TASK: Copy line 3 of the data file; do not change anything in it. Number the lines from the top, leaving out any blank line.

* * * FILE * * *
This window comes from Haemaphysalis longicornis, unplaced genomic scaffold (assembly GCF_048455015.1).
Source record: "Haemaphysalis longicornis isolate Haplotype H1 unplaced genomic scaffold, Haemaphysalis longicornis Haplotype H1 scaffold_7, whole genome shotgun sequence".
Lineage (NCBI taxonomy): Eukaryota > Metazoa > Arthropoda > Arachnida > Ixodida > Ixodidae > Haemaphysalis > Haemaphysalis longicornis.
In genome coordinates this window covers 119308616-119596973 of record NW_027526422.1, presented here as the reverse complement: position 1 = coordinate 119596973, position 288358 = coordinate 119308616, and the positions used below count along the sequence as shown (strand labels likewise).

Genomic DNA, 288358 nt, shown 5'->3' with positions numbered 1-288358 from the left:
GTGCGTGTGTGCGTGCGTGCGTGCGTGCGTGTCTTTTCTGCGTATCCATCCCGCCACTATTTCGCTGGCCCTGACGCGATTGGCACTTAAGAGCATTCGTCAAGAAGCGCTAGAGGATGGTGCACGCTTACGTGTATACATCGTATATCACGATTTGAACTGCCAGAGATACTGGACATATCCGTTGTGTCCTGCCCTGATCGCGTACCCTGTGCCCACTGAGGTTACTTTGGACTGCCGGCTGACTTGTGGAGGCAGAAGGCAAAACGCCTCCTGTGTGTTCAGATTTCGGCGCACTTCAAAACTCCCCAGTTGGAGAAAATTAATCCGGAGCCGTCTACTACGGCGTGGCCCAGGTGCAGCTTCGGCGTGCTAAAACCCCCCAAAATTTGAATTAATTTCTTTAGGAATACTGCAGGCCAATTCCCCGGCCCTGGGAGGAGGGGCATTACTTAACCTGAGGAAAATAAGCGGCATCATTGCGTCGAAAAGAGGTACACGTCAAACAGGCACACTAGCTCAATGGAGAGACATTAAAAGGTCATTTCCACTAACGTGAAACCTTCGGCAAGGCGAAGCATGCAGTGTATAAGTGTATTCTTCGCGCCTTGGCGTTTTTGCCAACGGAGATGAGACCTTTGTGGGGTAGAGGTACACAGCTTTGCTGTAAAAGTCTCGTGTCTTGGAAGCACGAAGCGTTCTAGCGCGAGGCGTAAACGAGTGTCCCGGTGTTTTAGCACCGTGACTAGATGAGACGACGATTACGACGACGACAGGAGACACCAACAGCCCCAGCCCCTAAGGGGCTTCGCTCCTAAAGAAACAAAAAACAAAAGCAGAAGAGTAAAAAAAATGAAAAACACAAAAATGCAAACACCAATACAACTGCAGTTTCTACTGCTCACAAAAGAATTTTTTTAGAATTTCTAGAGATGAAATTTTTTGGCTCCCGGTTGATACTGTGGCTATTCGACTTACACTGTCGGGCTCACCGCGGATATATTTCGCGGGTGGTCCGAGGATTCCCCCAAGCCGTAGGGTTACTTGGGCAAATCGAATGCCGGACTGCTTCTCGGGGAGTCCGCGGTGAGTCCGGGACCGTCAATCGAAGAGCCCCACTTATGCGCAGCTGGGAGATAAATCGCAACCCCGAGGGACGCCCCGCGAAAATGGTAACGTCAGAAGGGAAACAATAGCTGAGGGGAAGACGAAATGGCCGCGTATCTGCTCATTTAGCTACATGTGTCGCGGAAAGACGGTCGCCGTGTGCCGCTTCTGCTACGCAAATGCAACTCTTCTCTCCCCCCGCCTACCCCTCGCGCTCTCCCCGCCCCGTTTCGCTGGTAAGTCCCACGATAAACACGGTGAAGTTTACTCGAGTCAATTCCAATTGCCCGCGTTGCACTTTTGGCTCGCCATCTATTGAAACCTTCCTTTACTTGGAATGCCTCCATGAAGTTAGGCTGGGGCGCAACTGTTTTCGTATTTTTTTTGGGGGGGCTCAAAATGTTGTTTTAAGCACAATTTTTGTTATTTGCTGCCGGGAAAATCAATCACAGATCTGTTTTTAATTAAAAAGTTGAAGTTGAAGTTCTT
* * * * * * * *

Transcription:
Lineage (NCBI taxonomy): Eukaryota > Metazoa > Arthropoda > Arachnida > Ixodida > Ixodidae > Haemaphysalis > Haemaphysalis longicornis.